“The Lonely War” by Alan Chin— Peace vs. War

Chin, Alan. “The Lonely War”, Dreamspinner Press, 2012.

Peace vs. War

Amos Lassen

I am so glad to see his book back in print; I loved it when I first read it and loved it even more when I reread it. Alan Chin writes about war as seen through the eyes of a Buddhist, Andrew Waters who must deal with the savageness of World War II in contrast to his own feelings of personal peace. Along with the war come other problems—Waters is half-Chinese and this provokes the others that he shares a ship with and he must find a way to get through that (which he does). His other problem deals with the fact that he is in love with his superior officer and is extremely difficult to love another man in the close proximity the two are in on board and within the code of conduct dictated by the military. Then, in a moment when he was not thinking, he told his shipmates that he was gay and there are consequences.

The ship becomes a casualty of war and the crew is taken to a Japanese prisoner of war camp at Changi and is held there. Andrew decides that the love he has for the man he loves is worth a sacrifice and he agrees to become the commandant’s whore. He is then able to influence the officer to treat his crew kindly.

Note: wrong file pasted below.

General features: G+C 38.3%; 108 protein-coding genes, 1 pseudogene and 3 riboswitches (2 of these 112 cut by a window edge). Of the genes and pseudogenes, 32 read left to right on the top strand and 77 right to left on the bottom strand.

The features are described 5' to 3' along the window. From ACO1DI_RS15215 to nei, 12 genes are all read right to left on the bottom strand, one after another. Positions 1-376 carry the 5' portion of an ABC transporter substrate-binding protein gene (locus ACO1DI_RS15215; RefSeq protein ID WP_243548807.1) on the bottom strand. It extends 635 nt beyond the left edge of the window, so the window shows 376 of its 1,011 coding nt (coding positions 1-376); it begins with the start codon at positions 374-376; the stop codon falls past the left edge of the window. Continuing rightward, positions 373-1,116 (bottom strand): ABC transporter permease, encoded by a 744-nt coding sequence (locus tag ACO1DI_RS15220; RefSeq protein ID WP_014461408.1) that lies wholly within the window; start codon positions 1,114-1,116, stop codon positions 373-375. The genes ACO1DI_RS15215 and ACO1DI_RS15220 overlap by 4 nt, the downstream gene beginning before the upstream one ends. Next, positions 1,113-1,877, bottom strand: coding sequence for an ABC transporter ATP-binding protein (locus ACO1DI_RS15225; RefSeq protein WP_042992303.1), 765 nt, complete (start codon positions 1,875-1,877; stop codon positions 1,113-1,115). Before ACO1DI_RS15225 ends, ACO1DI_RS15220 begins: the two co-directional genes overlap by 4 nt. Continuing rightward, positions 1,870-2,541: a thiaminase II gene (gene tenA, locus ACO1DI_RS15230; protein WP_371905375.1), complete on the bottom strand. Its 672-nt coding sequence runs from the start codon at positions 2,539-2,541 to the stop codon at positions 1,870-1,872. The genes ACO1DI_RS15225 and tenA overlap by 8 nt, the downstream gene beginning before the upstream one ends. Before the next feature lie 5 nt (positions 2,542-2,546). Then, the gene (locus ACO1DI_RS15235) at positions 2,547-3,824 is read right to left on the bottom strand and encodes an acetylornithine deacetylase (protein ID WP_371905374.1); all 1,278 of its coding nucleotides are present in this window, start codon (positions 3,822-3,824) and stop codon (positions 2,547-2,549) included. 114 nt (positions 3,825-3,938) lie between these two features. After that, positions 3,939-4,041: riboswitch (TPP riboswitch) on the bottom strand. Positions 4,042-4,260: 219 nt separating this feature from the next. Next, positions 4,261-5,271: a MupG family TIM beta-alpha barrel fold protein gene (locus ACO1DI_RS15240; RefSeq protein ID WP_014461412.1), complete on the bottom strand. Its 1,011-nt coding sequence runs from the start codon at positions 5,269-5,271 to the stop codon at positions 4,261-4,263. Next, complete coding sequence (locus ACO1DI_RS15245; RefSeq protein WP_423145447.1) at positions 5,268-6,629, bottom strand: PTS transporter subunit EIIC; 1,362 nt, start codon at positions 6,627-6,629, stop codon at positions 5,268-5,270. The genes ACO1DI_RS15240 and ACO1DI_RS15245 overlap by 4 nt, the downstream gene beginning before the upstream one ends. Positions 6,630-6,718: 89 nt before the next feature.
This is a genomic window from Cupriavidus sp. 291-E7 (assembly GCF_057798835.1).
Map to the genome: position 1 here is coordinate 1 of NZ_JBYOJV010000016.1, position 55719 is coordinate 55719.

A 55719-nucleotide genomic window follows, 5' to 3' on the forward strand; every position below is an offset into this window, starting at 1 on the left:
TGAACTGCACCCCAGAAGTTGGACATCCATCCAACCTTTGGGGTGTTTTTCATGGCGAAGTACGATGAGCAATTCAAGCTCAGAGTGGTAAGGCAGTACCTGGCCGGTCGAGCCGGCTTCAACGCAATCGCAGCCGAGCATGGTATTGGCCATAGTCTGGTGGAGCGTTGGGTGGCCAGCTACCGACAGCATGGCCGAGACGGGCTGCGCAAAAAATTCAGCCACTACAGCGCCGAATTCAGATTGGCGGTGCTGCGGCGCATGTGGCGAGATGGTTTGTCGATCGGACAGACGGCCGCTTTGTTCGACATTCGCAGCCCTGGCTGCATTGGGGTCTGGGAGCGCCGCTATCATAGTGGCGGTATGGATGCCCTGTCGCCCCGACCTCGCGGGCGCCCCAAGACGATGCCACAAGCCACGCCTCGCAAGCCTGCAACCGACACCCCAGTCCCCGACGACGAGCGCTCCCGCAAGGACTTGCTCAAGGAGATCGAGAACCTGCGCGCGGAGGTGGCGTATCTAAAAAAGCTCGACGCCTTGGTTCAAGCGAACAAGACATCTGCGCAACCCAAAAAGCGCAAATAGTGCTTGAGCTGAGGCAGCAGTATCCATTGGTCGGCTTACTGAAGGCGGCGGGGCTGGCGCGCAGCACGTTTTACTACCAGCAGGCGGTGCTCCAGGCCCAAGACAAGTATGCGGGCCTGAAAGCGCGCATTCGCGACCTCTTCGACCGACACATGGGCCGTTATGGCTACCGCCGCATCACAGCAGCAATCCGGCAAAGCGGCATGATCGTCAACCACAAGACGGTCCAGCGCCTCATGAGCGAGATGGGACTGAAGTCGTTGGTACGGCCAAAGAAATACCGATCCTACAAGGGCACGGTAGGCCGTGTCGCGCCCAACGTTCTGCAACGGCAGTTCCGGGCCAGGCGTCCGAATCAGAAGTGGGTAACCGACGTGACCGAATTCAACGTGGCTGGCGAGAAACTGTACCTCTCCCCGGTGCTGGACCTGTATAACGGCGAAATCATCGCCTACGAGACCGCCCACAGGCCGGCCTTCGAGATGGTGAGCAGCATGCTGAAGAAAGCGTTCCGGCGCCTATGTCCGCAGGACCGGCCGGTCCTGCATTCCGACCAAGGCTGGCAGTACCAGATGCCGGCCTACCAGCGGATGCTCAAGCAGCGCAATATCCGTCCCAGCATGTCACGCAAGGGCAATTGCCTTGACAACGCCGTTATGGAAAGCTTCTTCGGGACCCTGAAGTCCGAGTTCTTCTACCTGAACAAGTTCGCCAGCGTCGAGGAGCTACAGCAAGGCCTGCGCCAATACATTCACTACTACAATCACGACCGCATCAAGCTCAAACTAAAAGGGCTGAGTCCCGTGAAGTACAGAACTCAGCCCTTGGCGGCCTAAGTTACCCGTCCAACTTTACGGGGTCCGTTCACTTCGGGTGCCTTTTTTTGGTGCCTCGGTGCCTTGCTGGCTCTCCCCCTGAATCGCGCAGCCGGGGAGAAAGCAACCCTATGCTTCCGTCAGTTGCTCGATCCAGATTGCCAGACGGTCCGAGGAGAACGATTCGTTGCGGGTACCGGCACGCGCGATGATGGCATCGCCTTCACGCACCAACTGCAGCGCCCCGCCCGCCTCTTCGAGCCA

Chin writes with such emotion that this sensitive novel keeps the reader drying his eyes as he reads. His descriptions are also powerful and I felt that I was right there at the scene of action. The book is actually about “Don’t Ask Don’t Tell” but years before it became official policy. While interred Arthur is forced to look within himself and find the courage to sacrifice himself so that others will benefit. Chin also takes a look at war and its horrors but it is also a love story, a romance between an enlisted man and his superior and it looks at sacrifice. Yet even though this is quite basically a romance, the love story takes a back seat to the war story. There are no heavy sex scenes but there is a look at what love is and what men do to survive as the fighting continues.

Chin is a master storyteller and it is obvious that he has also done his homework about this period thereby making sure that the story rings true. I found myself doing introspection as I read because being a pacifist; I would not usually find myself reading about war but Chin makes the war human and the characters pull us into the plot.

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